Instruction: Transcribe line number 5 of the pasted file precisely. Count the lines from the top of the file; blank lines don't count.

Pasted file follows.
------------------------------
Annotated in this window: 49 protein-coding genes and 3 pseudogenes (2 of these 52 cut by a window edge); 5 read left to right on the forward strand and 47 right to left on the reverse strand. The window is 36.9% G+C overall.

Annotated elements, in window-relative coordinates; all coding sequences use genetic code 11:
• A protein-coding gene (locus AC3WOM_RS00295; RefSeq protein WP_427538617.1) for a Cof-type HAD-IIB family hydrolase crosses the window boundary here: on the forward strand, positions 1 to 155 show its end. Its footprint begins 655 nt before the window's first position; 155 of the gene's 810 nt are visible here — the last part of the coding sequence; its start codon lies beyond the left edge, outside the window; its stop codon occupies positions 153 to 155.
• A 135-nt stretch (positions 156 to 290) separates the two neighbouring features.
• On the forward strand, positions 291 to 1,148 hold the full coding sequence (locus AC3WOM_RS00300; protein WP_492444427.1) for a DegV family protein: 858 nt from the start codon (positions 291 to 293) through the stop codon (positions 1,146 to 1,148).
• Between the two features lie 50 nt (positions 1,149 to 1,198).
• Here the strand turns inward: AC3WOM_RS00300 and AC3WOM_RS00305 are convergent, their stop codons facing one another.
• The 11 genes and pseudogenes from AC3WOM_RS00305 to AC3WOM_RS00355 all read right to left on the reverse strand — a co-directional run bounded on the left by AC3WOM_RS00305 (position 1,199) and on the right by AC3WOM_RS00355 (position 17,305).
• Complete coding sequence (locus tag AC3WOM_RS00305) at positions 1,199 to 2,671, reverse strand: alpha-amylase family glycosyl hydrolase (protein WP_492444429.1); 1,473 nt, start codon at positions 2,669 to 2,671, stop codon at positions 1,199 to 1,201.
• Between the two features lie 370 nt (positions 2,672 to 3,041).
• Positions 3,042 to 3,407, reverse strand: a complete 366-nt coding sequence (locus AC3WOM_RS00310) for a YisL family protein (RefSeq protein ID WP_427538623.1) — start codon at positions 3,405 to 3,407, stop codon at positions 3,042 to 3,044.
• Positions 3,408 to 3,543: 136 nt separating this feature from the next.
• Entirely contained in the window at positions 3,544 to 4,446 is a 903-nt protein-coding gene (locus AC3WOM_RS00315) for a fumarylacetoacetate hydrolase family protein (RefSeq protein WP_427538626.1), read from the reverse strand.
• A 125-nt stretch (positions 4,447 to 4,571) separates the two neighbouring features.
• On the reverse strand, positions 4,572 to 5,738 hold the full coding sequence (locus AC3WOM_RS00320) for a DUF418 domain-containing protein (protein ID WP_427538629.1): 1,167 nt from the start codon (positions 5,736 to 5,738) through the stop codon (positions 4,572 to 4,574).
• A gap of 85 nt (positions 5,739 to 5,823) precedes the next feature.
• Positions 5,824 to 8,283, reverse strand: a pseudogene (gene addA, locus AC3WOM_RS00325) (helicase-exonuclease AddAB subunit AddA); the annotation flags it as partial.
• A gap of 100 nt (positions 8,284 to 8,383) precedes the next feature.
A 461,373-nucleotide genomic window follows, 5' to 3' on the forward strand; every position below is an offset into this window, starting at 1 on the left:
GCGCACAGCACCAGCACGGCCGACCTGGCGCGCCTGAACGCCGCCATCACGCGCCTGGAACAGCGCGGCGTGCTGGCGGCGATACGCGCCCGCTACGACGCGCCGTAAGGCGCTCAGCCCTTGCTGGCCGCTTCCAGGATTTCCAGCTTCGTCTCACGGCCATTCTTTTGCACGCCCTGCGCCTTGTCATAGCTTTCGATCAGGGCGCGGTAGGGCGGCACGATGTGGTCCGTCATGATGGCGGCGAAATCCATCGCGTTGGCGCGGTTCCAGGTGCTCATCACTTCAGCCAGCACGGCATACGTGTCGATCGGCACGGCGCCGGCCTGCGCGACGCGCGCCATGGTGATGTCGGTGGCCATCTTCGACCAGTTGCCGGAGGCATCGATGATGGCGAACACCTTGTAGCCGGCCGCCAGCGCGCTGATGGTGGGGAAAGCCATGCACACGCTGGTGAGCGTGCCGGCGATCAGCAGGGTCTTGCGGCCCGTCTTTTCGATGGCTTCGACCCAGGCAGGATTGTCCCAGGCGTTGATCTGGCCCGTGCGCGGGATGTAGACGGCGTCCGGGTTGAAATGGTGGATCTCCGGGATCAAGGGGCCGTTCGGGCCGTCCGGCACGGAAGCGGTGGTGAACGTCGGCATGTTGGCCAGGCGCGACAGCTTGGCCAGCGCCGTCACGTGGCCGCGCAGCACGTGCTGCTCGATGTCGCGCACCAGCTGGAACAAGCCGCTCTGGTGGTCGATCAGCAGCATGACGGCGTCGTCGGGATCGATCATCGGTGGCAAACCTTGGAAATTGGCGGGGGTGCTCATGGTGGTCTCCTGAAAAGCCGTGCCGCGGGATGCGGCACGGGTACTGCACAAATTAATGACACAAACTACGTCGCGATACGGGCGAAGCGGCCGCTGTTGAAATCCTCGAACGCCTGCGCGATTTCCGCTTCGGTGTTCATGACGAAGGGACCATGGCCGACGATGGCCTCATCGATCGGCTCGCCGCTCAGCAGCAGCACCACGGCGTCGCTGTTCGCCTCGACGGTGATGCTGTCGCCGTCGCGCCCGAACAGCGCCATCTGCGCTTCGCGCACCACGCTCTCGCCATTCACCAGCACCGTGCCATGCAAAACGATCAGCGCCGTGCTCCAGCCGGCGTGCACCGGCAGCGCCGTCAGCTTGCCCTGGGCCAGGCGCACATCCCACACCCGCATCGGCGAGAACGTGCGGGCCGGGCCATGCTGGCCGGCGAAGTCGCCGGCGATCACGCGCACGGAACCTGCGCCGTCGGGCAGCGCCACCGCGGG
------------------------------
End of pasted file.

• On the forward strand, positions 291 to 1,148 hold the full coding sequence (locus AC3WOM_RS00300; protein WP_492444427.1) for a DegV family protein: 858 nt from the start codon (positions 291 to 293) through the stop codon (positions 1,146 to 1,148).